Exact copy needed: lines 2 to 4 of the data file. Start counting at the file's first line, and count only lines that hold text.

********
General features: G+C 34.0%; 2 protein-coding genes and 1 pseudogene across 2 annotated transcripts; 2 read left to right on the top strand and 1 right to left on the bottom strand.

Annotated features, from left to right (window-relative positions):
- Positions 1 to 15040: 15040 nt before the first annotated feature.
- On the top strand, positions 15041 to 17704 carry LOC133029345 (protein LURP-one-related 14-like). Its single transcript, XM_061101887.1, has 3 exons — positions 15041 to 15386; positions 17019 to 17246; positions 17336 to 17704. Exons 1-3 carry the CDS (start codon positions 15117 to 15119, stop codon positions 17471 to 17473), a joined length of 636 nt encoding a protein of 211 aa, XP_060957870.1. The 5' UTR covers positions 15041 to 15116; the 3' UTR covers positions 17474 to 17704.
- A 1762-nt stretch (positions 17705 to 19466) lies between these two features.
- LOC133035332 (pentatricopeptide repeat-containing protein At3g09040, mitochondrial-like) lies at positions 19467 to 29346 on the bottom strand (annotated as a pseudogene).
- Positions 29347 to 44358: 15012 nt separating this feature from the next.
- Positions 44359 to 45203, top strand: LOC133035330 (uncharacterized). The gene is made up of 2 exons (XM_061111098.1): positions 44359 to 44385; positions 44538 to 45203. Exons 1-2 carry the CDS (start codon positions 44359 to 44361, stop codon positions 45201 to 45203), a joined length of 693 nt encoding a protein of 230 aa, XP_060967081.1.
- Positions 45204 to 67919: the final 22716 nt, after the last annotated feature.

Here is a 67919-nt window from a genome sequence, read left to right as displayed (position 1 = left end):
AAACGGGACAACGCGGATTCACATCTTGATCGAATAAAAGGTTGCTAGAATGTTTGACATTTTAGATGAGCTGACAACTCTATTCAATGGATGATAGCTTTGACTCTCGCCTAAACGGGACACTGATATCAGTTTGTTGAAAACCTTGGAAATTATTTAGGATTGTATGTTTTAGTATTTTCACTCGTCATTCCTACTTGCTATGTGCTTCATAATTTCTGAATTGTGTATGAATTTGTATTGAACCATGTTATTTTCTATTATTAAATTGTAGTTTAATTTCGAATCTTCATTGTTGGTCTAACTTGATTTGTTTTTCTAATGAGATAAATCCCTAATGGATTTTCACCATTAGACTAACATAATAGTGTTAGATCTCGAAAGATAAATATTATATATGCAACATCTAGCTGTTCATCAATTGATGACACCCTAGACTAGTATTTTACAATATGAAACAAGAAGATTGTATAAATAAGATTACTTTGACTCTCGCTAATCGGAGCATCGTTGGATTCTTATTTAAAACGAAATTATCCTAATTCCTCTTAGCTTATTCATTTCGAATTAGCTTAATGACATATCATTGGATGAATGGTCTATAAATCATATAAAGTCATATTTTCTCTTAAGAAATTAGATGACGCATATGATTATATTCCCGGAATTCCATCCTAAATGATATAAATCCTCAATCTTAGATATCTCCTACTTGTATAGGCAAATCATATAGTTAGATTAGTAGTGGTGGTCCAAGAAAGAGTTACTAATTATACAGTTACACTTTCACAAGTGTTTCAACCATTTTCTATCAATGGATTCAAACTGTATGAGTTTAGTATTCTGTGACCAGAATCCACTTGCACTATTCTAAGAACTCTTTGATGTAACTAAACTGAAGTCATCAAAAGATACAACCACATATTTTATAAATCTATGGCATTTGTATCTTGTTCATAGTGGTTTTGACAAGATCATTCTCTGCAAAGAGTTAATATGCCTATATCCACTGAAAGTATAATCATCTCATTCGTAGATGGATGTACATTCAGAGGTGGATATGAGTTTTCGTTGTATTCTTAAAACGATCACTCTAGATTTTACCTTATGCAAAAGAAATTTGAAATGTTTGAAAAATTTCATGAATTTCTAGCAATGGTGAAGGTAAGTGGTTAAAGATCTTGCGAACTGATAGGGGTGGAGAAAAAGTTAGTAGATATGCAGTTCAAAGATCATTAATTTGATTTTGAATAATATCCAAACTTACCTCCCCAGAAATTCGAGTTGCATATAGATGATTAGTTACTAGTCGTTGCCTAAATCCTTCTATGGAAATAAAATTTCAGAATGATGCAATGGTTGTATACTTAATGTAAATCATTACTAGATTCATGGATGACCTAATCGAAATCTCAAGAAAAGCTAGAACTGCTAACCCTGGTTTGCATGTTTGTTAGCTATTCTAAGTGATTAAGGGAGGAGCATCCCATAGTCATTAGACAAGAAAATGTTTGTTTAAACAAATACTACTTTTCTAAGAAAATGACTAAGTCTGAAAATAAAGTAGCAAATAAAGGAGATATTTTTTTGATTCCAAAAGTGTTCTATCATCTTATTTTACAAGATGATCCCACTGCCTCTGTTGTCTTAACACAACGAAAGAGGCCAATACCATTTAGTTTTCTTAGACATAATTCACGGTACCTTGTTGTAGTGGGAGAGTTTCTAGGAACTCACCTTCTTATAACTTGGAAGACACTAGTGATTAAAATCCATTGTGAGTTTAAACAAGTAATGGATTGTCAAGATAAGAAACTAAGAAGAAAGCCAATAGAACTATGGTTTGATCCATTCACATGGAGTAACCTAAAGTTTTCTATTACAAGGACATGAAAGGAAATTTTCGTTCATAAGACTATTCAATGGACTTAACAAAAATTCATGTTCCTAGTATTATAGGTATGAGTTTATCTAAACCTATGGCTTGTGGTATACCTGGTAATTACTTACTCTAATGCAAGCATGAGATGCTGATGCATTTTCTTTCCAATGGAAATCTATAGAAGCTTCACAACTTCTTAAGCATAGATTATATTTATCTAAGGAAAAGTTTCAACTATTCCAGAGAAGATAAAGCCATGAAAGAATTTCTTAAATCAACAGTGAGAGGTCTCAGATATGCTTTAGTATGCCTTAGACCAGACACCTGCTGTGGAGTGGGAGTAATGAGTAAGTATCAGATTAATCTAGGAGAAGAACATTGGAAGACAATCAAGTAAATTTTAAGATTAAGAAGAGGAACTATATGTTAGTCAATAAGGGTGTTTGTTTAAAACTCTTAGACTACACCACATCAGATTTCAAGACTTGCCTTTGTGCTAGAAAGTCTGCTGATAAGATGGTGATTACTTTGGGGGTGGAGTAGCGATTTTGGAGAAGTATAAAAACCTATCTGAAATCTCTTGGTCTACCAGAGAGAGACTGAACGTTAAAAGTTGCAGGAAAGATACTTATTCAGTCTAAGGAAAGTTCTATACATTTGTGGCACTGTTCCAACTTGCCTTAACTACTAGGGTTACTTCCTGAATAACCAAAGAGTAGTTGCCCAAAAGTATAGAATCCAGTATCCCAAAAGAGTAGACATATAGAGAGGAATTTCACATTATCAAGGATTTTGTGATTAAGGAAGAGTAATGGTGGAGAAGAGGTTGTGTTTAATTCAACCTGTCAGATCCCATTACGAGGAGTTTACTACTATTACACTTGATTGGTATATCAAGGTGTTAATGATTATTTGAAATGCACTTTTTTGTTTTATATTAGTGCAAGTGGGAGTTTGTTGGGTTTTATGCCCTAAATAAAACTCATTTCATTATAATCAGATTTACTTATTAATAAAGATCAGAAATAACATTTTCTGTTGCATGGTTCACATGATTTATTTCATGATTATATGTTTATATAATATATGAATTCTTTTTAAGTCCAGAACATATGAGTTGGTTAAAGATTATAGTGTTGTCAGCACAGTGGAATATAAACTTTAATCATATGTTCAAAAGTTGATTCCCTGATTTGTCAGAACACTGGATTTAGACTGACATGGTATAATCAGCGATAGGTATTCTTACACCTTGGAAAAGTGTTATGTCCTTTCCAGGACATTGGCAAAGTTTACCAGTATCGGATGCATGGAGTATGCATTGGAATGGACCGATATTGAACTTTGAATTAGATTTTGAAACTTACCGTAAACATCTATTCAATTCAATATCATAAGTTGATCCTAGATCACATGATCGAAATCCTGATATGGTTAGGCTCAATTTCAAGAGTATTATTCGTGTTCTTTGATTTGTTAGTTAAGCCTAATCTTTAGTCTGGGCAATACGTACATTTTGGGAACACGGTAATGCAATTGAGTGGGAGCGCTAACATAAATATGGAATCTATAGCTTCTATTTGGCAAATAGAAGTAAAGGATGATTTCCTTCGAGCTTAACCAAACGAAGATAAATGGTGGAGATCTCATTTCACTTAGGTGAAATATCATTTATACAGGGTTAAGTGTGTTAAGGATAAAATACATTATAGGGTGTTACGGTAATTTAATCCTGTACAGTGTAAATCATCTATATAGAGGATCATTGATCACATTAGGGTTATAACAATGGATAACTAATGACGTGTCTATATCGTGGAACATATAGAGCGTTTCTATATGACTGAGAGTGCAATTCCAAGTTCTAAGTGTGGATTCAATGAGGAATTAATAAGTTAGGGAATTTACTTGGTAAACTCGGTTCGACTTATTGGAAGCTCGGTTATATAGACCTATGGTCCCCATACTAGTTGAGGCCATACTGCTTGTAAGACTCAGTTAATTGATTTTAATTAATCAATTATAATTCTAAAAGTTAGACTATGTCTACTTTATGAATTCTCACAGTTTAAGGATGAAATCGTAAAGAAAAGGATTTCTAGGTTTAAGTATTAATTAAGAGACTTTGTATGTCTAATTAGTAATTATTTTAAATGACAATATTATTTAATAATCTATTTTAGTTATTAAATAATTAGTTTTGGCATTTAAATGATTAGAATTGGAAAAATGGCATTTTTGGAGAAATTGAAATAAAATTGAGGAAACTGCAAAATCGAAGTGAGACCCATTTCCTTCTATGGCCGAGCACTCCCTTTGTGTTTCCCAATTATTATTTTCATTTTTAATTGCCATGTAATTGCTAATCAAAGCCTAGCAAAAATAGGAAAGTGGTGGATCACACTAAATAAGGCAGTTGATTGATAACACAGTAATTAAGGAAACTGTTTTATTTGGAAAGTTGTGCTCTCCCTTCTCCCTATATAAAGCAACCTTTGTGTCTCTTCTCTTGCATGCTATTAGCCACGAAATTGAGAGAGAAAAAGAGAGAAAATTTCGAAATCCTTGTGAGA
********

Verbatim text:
Annotated features, from left to right (window-relative positions):
- Positions 1 to 15040: 15040 nt before the first annotated feature.
- On the top strand, positions 15041 to 17704 carry LOC133029345 (protein LURP-one-related 14-like). Its single transcript, XM_061101887.1, has 3 exons — positions 15041 to 15386; positions 17019 to 17246; positions 17336 to 17704. Exons 1-3 carry the CDS (start codon positions 15117 to 15119, stop codon positions 17471 to 17473), a joined length of 636 nt encoding a protein of 211 aa, XP_060957870.1. The 5' UTR covers positions 15041 to 15116; the 3' UTR covers positions 17474 to 17704.